Hooper Bay is a city in southwest Alaska. It is located on the coast of the Bering Sea and the north coast of a bay called Hooper Bay. The city is also in the Yukon Delta National Wildlife Refuge. The City of Hooper Bay is located in the Yukon-Kuskokwim Delta approximately 80 miles south of the mouth of the Yukon River.
The elevation of Hooper Bay is 43 feet above sea level. The land around Hooper Bay is tundra so there are no trees. There is a large, continuous layer of permafrost under Hooper Bay and the surrounding area.
Hooper Bay is vulnerable to several natural hazards including flooding, severe weather, earthquakes and wildfires. The coastal land around Hooper Bay is also eroding. Community leaders report that the climate is warming and this is causing the permafrost to melt and has resulted in increased flooding and erosion. Like Shishmaref, the people of Hooper Bay are discussing the possibility of moving the village to higher ground if a reliable water source can be found nearby.
Hooper Bay has a Continental Subarctic Climate under the KÃ¶ppen Climate Classification system. It has cold winters but not as cold as the interior. The record low temperature in Hooper Bay is -26.0 °F. Summers are cool as well. Only the months of June and July have an average high over 50 °F. On average, Hooper Bay gets 25.5 inches of rain and 68.2 inches of snow each year.
The City of Hooper Bay was incorporated in 1966. It is part of the Unorganized Borough, in the Kusilvak Census Area. The population of Hooper Bay is 1247 people. Hooper Bay is approximately 92% Alaska Native and 4% White. Hooper Bay was included in the Alaska Native Claims Settlement Act (ANCSA), and is recognized by the Federal Government as a Native village. The Yupik community name for Hooper Bay is Naparyaarmiut.
The economy of Hooper Bay revolves around public spending, commercial halibut fishing and subsistence activities. Coastal Villages Seafoods operates a halibut processing facility in Hooper Bay. However, despite the importance of commercial halibut fishing, relatively few of the residents of Hooper Bay work in the fishing industry.
Many people in Hooper Bay have public service jobs or work in the service industry. For most of the people of Hooper Bay, wage work is seasonal. Most people in Hooper Bay engage in subsistence activities such as hunting, fishing and gathering. Residents hunt walrus, beluga whales, and waterfowl and gather plants and berries. Subsistence fishing is also important in Hooper Bay. People subsistence fish for halibut and red salmon, pink salmon and chum salmon. Some people also make grass baskets or ivory carvings to earn extra income.
Hooper Bay has high levels of poverty. In 2010, Hooper Bay had a per capita income of $8,635 and a median household income of $34,375. Hooper Bay ranks 219th out of 299 Alaskan communities in terms of household income.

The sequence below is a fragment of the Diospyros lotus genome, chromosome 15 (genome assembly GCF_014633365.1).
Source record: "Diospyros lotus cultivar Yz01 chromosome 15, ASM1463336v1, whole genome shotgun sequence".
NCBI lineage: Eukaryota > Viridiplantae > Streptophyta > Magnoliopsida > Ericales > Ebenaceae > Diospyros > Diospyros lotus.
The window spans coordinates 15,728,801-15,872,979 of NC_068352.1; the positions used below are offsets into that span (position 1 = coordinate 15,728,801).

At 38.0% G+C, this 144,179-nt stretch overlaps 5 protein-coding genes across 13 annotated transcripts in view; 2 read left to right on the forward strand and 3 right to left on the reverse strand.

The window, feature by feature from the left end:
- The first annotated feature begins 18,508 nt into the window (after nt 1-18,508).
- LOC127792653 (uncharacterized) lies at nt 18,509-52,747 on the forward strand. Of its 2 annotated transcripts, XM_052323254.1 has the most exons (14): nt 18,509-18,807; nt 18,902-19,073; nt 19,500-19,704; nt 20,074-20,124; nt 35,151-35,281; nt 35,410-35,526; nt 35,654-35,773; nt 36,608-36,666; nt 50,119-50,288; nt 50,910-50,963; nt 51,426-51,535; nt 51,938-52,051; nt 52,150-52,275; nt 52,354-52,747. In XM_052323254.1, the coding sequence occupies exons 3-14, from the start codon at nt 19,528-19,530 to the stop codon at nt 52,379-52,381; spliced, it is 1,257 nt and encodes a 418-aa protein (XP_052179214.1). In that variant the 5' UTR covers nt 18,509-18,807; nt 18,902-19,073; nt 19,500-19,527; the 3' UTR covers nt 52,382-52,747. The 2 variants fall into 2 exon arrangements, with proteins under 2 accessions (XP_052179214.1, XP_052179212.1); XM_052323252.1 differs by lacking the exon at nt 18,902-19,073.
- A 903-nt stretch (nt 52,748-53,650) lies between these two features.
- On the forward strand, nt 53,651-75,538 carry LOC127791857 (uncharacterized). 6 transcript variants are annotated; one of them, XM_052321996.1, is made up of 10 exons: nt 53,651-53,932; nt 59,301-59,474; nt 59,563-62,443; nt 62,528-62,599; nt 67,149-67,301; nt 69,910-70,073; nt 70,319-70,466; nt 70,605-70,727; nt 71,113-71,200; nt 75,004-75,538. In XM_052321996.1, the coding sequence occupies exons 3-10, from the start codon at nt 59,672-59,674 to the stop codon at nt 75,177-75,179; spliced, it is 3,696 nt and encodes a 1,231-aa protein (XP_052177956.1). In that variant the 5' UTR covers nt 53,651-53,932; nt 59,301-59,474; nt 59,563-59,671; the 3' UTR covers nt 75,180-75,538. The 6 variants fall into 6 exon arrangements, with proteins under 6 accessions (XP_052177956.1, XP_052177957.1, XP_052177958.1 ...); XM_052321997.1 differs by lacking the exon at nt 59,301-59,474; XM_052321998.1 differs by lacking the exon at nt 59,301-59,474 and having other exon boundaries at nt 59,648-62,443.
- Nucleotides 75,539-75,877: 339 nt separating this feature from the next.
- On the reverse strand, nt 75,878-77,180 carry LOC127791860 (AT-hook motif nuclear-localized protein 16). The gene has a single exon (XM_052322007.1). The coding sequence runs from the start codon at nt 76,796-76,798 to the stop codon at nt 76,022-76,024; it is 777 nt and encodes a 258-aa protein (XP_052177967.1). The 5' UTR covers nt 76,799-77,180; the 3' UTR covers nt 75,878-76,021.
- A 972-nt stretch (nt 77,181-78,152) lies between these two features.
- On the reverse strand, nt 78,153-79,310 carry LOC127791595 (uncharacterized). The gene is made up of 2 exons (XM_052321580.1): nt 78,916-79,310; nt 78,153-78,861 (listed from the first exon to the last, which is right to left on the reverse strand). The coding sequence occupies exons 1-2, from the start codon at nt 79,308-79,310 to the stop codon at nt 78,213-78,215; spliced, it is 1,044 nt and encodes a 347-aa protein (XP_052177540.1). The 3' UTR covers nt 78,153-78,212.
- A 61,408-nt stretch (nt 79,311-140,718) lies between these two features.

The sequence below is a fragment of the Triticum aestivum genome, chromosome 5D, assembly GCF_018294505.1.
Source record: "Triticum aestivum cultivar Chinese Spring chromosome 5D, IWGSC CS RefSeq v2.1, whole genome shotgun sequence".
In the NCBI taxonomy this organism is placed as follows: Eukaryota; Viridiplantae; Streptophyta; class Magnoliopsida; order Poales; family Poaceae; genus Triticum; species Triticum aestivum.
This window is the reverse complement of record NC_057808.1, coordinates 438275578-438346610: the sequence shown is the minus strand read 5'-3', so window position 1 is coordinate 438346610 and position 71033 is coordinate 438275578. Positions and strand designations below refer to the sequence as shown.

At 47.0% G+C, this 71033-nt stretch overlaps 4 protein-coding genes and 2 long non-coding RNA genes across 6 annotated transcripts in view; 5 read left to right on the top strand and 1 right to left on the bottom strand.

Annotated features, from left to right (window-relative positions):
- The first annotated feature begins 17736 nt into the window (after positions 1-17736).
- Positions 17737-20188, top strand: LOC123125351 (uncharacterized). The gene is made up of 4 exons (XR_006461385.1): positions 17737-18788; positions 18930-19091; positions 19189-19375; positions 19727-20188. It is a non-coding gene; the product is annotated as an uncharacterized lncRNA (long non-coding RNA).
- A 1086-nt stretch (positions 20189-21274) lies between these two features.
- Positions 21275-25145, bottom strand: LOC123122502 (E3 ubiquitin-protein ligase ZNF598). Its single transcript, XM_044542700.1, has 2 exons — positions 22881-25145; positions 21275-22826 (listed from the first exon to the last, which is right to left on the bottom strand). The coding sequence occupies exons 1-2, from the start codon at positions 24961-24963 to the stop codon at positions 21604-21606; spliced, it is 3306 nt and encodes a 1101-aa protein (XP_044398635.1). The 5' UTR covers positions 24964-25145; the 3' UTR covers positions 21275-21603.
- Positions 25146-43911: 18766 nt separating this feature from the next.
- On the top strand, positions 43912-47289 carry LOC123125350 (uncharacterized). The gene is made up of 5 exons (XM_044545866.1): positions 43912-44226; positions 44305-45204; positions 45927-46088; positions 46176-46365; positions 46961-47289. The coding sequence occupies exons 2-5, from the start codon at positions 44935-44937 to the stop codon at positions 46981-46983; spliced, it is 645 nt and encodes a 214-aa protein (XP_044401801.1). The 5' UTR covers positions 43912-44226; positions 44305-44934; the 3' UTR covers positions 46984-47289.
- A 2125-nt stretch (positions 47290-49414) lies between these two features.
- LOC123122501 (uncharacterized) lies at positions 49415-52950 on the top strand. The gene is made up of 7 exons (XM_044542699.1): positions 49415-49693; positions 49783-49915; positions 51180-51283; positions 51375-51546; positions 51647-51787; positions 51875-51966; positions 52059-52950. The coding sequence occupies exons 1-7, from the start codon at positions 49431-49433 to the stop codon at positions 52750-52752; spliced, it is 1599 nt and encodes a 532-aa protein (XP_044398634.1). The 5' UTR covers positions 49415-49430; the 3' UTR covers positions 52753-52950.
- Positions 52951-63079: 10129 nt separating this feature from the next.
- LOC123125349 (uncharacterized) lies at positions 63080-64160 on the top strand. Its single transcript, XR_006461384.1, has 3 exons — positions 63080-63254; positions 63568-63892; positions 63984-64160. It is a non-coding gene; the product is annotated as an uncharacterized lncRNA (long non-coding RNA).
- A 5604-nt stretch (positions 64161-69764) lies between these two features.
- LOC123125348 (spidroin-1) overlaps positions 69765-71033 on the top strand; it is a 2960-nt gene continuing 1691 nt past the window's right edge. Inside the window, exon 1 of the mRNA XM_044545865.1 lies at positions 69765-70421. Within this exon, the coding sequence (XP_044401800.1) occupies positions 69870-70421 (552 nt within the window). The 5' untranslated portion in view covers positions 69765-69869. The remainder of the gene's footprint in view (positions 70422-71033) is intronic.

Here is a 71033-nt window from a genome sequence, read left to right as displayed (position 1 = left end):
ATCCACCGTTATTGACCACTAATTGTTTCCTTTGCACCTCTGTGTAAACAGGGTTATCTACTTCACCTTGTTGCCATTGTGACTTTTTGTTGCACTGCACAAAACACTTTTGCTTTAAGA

Hooper Bay is not on the road system. It is only accessible by ship or by plane. The airport in Hooper Bay has a state-owned 3,300 foot long paved runway. Groceries are flown in year round. Residents of Hooper Bay primarily use ATVs and snow machines for transportation. Barges deliver shipments of fuel and supplies during the summer. Hooper Bay has one school for grades K-12.
Residents of Hooper Bay get their water from three wells that were drilled in 1997. Water is piped to the school, teacher housing, the clinic building, and a washateria. Besides teacher housing, none of the homes in Hooper Bay have indoor plumbing. People get water from the washateria and use buckets to haul waste to the local landfill. The community has a health clinic and in emergencies residents can be airlifted to the hospitals in Bethel and Nome.
The residents of Hooper Bay get electricity through a diesel generator that is operated by the Alaska Village Electric Cooperative (AVEC). Hooper also has three wind turbines, built by AVEC in 2004. The wind turbines provide 24% of the electricity used in Hooper Bay. Buildings in Hooper Bay are heated with heating fuel, which is delivered by Crowther.
There are no major mining operations near Hooper Bay. Nothing that I found mentioned a tourism industry in Hooper Bay and I don’t really see potential for Hooper Bay to become a major tourist center. I have been to Nome, which is much larger and I would not consider Nome to be a major tourist center either.
In the future, if climate change continues to cause increased erosion around Hooper Bay then the community may need to be relocated to higher ground. It is likely that this will occur if the permafrost continues to melt and sea levels rise due to climate change. I would not be surprised if the city has been moved twenty or thirty years from now.
Department of Commerce, Community, and Economic Development. 2020. “Hooper Bay, Alaska.’ Accessed April 10, 2020. https://dcced.maps.arcgis.com/apps/MapJournal/index.html?appid=0b0dbcafc57d4971b4daeb307c6eab15#
National Oceanic and Atmospheric Administration. 2011. “Fishing Communities of Alaska: Hooper Bay.’ Accessed April 10, 2020. https://archive.fisheries.noaa.gov/afsc/REFM/Socioeconomics/Projects/communityprofiles/Hooper_Bay_Profile_2000_2010.pdf